HNA Group continues to shed US assets to pay off its debt burden, with the Hainan-based conglomerate this past week having been reported this past week to have sold the Minneapolis City Center mall and an adjacent office building for $320 million.
The Chinese transportation giant’s Minnesota sale came just one week after it was said to have sold an office building in San Francisco for $290 million, as reports of the HNA’s US asset sales have now exceeded $1.3 billion within this month.
Cold Weather and Chilly Returns
Records from the Minnesota Department of Revenue show that an HNA subsidiary sold the one million square foot (100,530 square metre) 33 South Sixth Street office tower and the City Center complex for $320 million to real estate firm Ryan Companies.
However, reports in the Minneapolis Star Tribune (where Mingtiandi’s founder worked as a last mile logistics and customer service specialist from 1976 to 1980) identified the ultimate buyer of the complex as Samsung SRA Asset Management, citing county mortgage records.
HNA had purchased the 52-storey office building and the accompanying 600,000 square foot (57,000 square metre) shopping mall along the city’s Nicollet Mall from San Francisco-based Shorenstein Properties in late 2016 for $315 million as part of a $45 billion-plus acquisition binge.
Targetting a 90% Occupied Tower
With its purchase of the 1983-vintage, Samsung SRA will now become the landlord for Minnesota-based Target Corporation, which occupies some 70 percent of the office tower and has some ten years remaining on its lease, according to local media reports. The office tower is said to be 90 percent occupied.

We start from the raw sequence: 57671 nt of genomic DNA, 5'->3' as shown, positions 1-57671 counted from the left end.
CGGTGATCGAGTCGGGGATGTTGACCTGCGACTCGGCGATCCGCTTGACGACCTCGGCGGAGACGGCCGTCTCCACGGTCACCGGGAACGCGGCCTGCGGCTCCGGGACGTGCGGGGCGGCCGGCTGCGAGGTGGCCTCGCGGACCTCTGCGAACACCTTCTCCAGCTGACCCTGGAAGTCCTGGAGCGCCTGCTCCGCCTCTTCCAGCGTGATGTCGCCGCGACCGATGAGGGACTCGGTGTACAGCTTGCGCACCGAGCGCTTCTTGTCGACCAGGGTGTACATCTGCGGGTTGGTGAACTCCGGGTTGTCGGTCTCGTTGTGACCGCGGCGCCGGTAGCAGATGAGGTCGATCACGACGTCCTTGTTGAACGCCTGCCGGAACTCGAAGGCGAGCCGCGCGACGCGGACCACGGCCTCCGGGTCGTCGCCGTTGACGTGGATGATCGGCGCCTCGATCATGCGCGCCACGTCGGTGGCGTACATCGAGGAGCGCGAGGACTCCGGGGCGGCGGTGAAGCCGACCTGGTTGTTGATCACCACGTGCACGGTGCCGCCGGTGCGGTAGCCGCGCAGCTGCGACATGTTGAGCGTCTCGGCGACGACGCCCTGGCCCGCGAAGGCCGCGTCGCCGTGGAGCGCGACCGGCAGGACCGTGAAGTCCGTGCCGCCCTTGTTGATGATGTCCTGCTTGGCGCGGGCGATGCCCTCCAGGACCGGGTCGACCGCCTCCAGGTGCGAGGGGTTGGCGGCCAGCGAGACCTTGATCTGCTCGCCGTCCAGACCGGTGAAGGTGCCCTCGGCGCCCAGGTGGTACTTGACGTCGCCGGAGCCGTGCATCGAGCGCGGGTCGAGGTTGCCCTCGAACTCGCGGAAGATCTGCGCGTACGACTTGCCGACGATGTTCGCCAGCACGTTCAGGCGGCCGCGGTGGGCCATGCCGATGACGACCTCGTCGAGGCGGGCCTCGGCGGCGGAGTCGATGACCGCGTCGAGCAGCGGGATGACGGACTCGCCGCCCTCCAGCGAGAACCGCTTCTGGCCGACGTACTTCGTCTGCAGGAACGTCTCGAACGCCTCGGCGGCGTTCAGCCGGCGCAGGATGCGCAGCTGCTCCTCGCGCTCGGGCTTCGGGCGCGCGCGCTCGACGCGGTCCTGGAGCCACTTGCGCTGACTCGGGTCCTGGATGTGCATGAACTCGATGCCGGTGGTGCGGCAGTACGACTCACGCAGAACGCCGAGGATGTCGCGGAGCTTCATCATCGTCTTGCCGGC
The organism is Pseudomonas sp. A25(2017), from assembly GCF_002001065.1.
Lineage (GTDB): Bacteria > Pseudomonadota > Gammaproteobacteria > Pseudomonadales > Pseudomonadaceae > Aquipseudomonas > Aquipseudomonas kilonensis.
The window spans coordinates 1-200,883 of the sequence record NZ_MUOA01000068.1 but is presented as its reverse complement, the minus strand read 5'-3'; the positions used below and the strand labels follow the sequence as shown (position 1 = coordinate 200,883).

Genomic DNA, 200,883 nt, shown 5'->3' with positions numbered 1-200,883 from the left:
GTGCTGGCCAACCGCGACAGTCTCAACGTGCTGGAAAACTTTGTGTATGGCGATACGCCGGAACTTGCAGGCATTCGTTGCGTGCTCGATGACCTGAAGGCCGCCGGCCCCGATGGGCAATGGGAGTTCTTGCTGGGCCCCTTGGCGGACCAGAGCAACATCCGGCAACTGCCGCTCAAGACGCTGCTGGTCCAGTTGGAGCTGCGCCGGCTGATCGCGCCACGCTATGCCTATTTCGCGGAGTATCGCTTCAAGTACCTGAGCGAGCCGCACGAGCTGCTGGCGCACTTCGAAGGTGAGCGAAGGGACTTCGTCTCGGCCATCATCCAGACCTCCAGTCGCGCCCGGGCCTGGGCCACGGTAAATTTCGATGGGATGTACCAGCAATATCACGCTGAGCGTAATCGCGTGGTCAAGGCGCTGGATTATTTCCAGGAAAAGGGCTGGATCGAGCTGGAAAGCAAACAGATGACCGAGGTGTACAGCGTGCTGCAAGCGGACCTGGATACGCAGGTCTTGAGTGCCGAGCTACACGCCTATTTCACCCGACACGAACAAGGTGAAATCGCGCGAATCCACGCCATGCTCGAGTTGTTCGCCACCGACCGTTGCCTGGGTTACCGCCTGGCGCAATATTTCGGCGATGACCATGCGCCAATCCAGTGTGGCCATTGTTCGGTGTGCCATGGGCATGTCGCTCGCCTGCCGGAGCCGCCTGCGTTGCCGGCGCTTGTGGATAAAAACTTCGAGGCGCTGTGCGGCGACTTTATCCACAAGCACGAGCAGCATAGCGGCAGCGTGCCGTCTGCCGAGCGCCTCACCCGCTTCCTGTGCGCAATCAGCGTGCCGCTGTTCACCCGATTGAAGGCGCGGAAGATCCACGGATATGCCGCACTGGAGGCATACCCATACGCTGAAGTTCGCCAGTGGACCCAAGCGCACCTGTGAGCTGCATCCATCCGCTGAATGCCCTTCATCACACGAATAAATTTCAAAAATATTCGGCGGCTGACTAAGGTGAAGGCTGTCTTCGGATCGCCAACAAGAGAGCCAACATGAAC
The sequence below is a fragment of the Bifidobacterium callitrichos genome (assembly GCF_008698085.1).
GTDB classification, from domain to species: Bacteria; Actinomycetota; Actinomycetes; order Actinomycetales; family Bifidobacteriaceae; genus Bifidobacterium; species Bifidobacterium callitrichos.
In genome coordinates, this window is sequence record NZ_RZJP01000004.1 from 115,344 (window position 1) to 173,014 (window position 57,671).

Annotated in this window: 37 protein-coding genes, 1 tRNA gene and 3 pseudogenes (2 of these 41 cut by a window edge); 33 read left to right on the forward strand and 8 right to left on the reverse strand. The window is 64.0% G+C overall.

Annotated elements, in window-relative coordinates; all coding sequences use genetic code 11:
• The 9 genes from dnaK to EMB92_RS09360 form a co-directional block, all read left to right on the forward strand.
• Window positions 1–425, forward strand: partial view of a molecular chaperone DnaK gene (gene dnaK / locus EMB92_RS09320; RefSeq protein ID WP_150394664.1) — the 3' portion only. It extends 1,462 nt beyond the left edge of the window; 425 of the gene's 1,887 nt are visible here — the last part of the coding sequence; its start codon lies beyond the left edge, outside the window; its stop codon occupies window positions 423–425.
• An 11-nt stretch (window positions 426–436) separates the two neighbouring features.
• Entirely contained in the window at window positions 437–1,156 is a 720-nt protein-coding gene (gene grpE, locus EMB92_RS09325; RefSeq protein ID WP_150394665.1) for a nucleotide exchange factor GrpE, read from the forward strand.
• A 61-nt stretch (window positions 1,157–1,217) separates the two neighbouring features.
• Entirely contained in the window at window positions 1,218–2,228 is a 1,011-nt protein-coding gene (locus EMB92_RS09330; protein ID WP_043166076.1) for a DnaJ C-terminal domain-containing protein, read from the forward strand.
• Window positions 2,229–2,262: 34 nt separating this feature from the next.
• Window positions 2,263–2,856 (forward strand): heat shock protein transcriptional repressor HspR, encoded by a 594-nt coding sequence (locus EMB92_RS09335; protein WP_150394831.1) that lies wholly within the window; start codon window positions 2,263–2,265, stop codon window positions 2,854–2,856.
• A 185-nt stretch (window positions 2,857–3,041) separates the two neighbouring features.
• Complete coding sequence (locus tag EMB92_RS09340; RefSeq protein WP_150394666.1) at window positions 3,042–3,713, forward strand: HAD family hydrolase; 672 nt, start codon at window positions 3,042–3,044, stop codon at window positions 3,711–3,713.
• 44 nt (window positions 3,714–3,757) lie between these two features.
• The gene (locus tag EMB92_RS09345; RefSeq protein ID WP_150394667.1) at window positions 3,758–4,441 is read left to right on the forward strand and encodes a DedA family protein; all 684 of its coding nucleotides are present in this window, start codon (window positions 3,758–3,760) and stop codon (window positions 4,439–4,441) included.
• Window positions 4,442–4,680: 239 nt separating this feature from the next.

The acquisition does not include the 583-room Minneapolis Marriott at City Center hotel, which is connected to the office tower and three-storey mall via the city’s network of skyways which guard unsuspecting out of town visitors against close encounters with frostbite and windchill.
The Skidmore, Owings, Merrill-designed complex is a four-minute walk from the Nicollet Mall Station light rail station and is close to the Minneapolis City Council.
Korean Investor Snapping Up Overseas Assets
The new owner of the downtown Minneapolis property, Samsung SRA Asset Management, is the real estate investment arm of Samsung Life Insurance, which is becoming increasingly active in US and European real estate markets. Samsung SRA is said to be following through with plans to renovate the retail portion of the complex.
The Seoul-based firm adds this Minneapolis asset to its overseas portfolio after picking up 200 Aldersgate, a 434,000 square foot (40,320 square metre) office building in the City of London from UK property investment firm AshbyCapital for a reported £315 million ($450 million) in February.
The real estate investment firm has 16 REITs under its management, six of which focus on US assets, its corporate website shows.
Cashing in $1.3B in Two Weeks
HNA has been selling its assets to pay off its debts estimated at $100 billion built up during its shopping spree from 2015 to 2017. The once-acquisitive conglomerate has reportedly spent over $45 billion buying trophy assets from Deutsche Bank to Hilton Worldwide during the period.
The Minneapolis sale comes in the same week that HNA sold its stake in Spain’s NH Hotel Group to Thailand’s Minor International for €619 million ($726 million).
Just last week, the Hainan-based group sold the office building 123 Mission Street in San Francisco to New York-based real estate investment firm Northwood Investors for $290 million, as part of its selling spree to raise more cash.
The recent sales totalling $1.3 billion over the past two weeks boost HNA’s total amount of disposals this year to more than $14.5 billion, according to Bloomberg.
HNA Gets HK$5B Loan For Kai Tak Plot
While the group has been offloading its overseas assets to deleverage, a Hong Kong-listed subsidiary has secured a HK$5 billion ($637 million) loan to refinance and begin construction on HNA’s sole remaining condo project in Hong Kong’s Kai Tak area.
The loan, borrowed from a bank among other financial institutions, is expected to enable HNA to develop Kai Tak 1L Site 2, which it purchased in March 2017 for HK$7.44 billion (then $960 million), independently.